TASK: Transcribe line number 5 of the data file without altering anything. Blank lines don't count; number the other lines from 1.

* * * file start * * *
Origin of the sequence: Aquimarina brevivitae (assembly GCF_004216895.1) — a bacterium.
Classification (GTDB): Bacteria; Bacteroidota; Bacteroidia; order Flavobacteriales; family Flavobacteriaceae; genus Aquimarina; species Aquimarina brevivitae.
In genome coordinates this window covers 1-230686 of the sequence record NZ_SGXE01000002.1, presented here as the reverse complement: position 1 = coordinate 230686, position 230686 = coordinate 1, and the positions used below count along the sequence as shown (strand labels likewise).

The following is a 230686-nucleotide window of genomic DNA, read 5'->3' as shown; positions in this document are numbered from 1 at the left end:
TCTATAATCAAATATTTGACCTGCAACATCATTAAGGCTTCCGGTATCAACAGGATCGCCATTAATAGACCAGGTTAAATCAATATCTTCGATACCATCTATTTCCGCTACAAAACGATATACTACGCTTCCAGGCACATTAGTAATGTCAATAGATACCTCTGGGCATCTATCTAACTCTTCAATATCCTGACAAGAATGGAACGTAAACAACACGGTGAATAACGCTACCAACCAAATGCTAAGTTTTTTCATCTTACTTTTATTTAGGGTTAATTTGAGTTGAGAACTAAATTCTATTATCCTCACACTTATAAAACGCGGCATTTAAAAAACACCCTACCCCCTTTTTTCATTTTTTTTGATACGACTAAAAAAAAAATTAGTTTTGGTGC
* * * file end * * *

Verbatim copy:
TCTATAATCAAATATTTGACCTGCAACATCATTAAGGCTTCCGGTATCAACAGGATCGCCATTAATAGACCAGGTTAAATCAATATCTTCGATACCATCTATTTCCGCTACAAAACGATATACTACGCTTCCAGGCACATTAGTAATGTCAATAGATACCTCTGGGCATCTATCTAACTCTTCAATATCCTGACAAGAATGGAACGTAAACAACACGGTGAATAACGCTACCAACCAAATGCTAAGTTTTTTCATCTTACTTTTATTTAGGGTTAATTTGAGTTGAGAACTAAATTCTATTATCCTCACACTTATAAAACGCGGCATTTAAAAAACACCCTACCCCCTTTTTTCATTTTTTTTGATACGACTAAAAAAAAAATTAGTTTTGGTGC